Work motivates Bristol man to earn his degree

BRISTOL — Trevor Farr wasn’t planning to continue his education after he graduated from Mount Abraham Union High School in 2003.
“When I graduated high school, I didn’t have any intention of going to college. It’s normal in my heritage to work in construction. My dad was a carpenter,” said Farr.
Fast forward a dozen years and the Bristol native found he needed some education to advance in a job that had become his career. He started taking classes at Community College of Vermont’s Middlebury site and found he could do really well; he even became a member of the Phi Theta Kappa Honor Society.
Next week, Farr will not only graduate from CCV, he will also be the student speaker at the June 2 commencement ceremony in Northfield. The 32-year-old Bristol resident will be awarded an Associate’s Degree in Science, Technology and Mathematics from CCV-Middlebury.
The first in his family to earn a college degree, he was nominated to speak by his professors and classmates.
It took Farr three years to complete his studies. During that time he worked nights at the Agri-Mark/Cabot cheese plant in Middlebury, where he was responsible for mixing and calibrating the bacterial cultures used to make Cabot cheddar cheeses.
Earning this degree may not have been an obvious move for Fare after Mount Abe. He poured concrete for a few years, but eventually took a job at Hinesburg’s former Saputo Cheese factory (the factory closed in 2010) after growing tired of seasonal lay-offs.
“Pouring concrete is hard, low-paying work,” said Farr.
At Saputo, he started as a utility operator, and eventually moved into whey and cheese processing. At Agri-Mark, he developed an interest in the science of cheesemaking, and was told he needed to further his education if he wanted to move into a management role in the company.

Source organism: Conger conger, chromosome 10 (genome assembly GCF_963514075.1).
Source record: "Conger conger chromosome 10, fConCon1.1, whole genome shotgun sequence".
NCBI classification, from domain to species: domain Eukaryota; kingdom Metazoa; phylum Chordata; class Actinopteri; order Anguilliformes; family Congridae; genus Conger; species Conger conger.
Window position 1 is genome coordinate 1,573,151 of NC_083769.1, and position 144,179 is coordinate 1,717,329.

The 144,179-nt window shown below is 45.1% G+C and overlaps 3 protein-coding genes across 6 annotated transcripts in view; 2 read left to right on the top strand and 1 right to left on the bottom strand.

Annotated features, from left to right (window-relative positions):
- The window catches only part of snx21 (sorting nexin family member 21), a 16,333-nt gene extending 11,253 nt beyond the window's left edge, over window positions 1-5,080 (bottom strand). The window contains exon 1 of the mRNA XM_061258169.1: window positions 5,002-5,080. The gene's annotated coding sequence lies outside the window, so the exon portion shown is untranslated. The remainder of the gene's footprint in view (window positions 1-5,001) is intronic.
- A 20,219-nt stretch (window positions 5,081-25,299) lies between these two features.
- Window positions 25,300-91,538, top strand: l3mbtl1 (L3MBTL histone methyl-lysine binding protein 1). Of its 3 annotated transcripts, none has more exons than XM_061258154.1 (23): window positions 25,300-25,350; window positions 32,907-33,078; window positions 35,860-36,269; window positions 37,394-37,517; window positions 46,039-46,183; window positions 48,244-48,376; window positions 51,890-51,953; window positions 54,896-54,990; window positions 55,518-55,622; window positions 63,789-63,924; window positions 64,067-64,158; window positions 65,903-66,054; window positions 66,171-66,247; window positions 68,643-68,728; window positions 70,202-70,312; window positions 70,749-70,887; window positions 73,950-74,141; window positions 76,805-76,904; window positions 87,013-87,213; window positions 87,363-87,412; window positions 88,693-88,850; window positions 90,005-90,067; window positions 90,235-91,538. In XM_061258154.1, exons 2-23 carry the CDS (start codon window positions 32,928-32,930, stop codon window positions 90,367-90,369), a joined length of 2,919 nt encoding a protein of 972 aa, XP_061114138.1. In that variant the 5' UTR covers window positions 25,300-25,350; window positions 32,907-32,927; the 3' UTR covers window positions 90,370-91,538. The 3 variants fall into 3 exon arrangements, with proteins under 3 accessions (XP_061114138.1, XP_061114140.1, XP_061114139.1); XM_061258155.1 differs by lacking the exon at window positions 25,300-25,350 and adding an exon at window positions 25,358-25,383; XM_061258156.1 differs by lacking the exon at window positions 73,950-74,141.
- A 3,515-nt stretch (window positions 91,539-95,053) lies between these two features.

At about the same time, his friend Chris Bohjalian, the successful writer, lent him a book: Jon Krakauer’s “Into Thin Air,” a personal account of a disastrous mission to Mt. Everest. Reading it changed Farr’s thinking.
“I thought, we are all afraid of change, you know? I’m lucky in a lot of ways — I have a kid, a house, I’m married — but I was stuck in a dead-end job. Going to college was a leap of faith,” said Farr. “I decided I wanted to be an example for my six-year-old son, Brayden.”
Today, with the aid of his CCV-Middlebury education, Farr has been promoted to the role of Plant Sanitarian. He’s responsible for inspecting equipment, and as he points out, for ensuring the health of the thousands upon thousands of people who eat Cabot cheese, and the livelihoods of the local farmers who rely on the company to buy their milk.
He said his CCV-Middlebury coursework gave him a new way to look at his work as Cabot’s culture maker. He jumped between mornings with his son, chemistry and biology labs in the afternoon, and 10-hour graveyard shifts at the cheese plant to pay the bills. He said the hardest part was sacrificing time with Brayden and his wife, Melissa.
“I have a few more gray hairs than I used to,” Farr said.
Farr says that learning about spontaneity in chemical reactions expanded his interest in food science.
“Everybody thinks cheesemaking is automated these days, that it’s simple … but it’s really complex,” he said. “It takes constant changes to the recipe to make good cheddar.”
Farr plans to continue working for Agri-Mark after his CCV graduation. He says his next goal is to enroll in the Nutrition and Food Sciences program at the University of Vermont. Agri-Mark’s tuition matching program will pay for his continuing education in this field, provided he maintains adequate grades.
“It’s not about the money though, it’s about having more responsibility, an impact,” said Farr.
“The experience at CCV really built my confidence and self-awareness,” said Farr. “Everybody in my classes was very resourceful. We had similar experiences… We’re all climbing our own mountains. We all have a little Krakauer in us.”
Farr’s father is planning to travel from Georgia to attend the ceremony, which starts at 2 p.m. in Shapiro Field House at Norwich University in Northfield. Farr will be one of 20 students from the Middlebury campus to earn their associate degrees that day.
When he addresses his fellow students, parents and others at graduation, Farr plans to thank his professors.
“It’ll be a little corny,” he said.

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